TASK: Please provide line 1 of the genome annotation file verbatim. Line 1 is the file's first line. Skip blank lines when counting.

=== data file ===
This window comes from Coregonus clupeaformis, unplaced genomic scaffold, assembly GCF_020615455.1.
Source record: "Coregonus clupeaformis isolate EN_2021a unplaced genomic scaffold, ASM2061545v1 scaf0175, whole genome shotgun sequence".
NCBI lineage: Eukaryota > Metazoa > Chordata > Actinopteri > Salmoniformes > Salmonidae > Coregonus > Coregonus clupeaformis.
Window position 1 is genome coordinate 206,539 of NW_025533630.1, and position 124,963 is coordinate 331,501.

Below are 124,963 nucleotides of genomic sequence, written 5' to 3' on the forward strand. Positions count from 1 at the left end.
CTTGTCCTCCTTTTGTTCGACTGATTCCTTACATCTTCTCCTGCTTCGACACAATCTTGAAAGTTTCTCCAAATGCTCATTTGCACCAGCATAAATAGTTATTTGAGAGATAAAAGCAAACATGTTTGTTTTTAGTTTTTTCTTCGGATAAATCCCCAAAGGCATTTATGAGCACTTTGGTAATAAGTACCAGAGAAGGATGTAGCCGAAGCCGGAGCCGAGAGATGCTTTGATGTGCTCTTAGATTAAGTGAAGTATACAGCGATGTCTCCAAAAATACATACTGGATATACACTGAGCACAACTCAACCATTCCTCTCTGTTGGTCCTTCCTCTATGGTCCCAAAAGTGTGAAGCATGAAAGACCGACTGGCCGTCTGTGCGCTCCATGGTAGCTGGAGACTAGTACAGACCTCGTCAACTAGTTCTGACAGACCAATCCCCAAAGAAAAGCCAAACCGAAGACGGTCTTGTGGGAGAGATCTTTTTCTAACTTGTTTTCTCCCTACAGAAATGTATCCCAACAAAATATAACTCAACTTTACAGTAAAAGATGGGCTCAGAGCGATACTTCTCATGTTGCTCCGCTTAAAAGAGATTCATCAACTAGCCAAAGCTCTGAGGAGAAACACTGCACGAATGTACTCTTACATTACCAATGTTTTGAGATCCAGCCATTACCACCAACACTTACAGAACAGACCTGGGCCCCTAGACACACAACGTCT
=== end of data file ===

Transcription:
This window comes from Coregonus clupeaformis, unplaced genomic scaffold, assembly GCF_020615455.1.